During the second time I took the challenge, the weight loss slowed down a bit. This I had already expected before starting, so it did not really surprise me. I still got great results, week after week. When I ended challenge 2, I was at 105kg weight. This is when I started measuring my body fat content.

Weight trend diagram indicating a strong downward trend in April
Body weight trend, circle marks start of first challenge

My new goal is not weight-based, but rather based on the amount of body fat. I am trying to reach 10-15% body fat, which would make me extremely happy. My nutrition has not really changed during the three iterations of the challenge. I still do not eat sugar and I am very wary of processed flour. What I do eat is lots of vegetables, every now and then meat from the farms around my home and eggs. Lots. Of. Eggs.

For me, the most important change was to eat way more protein than before, and favor high-fiber foods as well as good fat. This is the thing that I had a hard time understanding before the challenge: Up until this day, I am consuming a lot more than before starting the challenge. Before the challenge, I would eat around 2000kcal per day, which is actually not enough for a man of my size. And of course I did not get enough protein, but too much sugar and low-value carbs.

While I am not a fan of counting calories, it did help in the beginning just to get a measure of how much real food was required to properly feed me. I would often eat a hand full of toasted nuts with olives and sardines as a snack in the evening and still only barely make the calories required for my basal metabolic rate (the minimum amount of energy to keep your body functioning at rest), let alone the calories actually required to keep me at peak performance. Your car will run with too little oil, but sooner or later it will break down.

I got better with nutrition after the first couple of weeks, but it takes some getting used to. Who knew that vegetables would be so filling 😀 Also, mid-morning and afternoon snacks have become “a thing”, at least on training days. Yoghurt or quark, with some banana and whey protein mixed in. A hand full of nuts. These types of snack.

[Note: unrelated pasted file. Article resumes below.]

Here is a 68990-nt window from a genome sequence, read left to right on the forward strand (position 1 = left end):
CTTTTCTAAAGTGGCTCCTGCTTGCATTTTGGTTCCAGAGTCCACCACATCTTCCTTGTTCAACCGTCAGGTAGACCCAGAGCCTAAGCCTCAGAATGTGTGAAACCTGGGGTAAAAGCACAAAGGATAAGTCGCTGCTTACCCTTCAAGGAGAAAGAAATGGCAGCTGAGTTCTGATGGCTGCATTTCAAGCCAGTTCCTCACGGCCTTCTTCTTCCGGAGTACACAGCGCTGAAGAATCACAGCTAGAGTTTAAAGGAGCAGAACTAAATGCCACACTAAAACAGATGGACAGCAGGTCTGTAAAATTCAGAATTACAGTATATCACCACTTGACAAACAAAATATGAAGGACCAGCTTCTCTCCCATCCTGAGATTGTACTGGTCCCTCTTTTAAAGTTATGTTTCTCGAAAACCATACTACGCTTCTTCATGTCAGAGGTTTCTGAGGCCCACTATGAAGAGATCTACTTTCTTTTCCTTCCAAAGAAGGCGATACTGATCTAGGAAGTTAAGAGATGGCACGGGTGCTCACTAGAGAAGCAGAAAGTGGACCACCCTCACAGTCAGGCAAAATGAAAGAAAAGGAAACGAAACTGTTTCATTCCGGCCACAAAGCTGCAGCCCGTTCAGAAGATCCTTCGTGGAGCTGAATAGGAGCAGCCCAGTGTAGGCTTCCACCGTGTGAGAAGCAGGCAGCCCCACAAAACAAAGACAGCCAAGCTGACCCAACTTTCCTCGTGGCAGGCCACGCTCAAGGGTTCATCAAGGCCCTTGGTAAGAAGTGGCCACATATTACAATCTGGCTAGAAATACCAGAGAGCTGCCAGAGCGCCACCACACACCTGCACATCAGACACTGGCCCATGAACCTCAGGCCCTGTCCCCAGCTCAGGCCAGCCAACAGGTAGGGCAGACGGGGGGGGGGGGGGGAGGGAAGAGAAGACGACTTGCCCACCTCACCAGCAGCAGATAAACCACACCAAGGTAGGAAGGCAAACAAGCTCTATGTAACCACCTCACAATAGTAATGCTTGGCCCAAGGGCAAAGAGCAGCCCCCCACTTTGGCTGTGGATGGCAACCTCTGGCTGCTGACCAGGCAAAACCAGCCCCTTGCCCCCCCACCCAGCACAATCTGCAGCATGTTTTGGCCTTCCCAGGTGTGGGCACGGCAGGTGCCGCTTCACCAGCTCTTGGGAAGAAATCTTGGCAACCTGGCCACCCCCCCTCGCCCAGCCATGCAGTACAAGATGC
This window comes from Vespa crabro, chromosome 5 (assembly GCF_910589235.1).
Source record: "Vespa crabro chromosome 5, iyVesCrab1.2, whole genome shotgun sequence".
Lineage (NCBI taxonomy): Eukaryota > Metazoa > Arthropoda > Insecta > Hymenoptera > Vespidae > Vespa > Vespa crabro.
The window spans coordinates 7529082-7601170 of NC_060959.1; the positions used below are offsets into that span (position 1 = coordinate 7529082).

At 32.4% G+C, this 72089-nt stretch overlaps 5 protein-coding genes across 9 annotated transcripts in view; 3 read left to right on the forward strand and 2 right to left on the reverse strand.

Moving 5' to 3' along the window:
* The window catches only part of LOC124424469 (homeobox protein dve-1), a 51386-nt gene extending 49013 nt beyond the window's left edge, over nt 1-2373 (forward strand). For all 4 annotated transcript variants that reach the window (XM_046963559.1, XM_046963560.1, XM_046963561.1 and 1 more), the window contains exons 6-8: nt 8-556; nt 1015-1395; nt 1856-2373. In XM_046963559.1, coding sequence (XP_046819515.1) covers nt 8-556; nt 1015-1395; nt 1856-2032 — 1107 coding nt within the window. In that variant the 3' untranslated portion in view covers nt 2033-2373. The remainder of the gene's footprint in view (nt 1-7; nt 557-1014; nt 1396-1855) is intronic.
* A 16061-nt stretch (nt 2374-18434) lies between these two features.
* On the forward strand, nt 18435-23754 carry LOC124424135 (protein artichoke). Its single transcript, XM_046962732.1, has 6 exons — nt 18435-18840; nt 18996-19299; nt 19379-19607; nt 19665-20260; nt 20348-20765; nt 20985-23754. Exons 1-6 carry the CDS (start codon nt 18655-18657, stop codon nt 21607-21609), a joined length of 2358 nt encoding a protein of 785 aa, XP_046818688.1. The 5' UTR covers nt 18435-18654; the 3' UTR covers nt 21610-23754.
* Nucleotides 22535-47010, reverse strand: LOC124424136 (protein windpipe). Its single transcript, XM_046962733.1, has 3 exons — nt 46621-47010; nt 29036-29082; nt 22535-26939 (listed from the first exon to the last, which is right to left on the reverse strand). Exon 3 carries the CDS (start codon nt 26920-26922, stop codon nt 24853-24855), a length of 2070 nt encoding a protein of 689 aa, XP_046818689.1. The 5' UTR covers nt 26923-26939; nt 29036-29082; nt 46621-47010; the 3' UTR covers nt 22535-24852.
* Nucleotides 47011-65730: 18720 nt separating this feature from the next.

All in all, I would like to leave you with a recommendation: Give the challenge a try, and encourage others to try if you are enjoying it! There are plenty of excuses not to start, so get them all out of your system and just start next Monday!

The next post gives you some more insights into my nutrition and training before and after starting the challenge.

Recommended Reading

Apart from the 90 day challenge I would also recommend Mark’s other book, You Are Your Own Gym. The 90 day challenge is essentially a training program that contains some nutrition tips. If after 90 days you want to continue (and you will want to continue 🙂 ), this book might be good. It contains more background knowledge regarding nutrition and exercise, as well as a huge list of exercises and some sample training plans.

There are also plenty of free resources on the internet, of course. Among the sheer amount of noise and unhealthy or even dangerous tips there are some rare great sources. The one person that I constantly refer back to when looking for exercise and nutrition tips is Scooby (https://scoobysworkshop.com) and his YouTube channel https://www.youtube.com/channel/UC1XHNZDn3btv7454Pkz7THg. He has been at it for years, and the articles and videos he publishes are not only for body builders.

What is especially useful is his site, https://custommealplanner.com. It might not look like much, but it is a tremendous help. Based on your current health status, you can get a calculation of the amount of nutrients needed as well as a meal plan that you can get converted into a shopping list. The recipes are easy to follow, and you can select from different forms of nutrition or skills, e.g. vegan plans and plans that don’t involve cooking.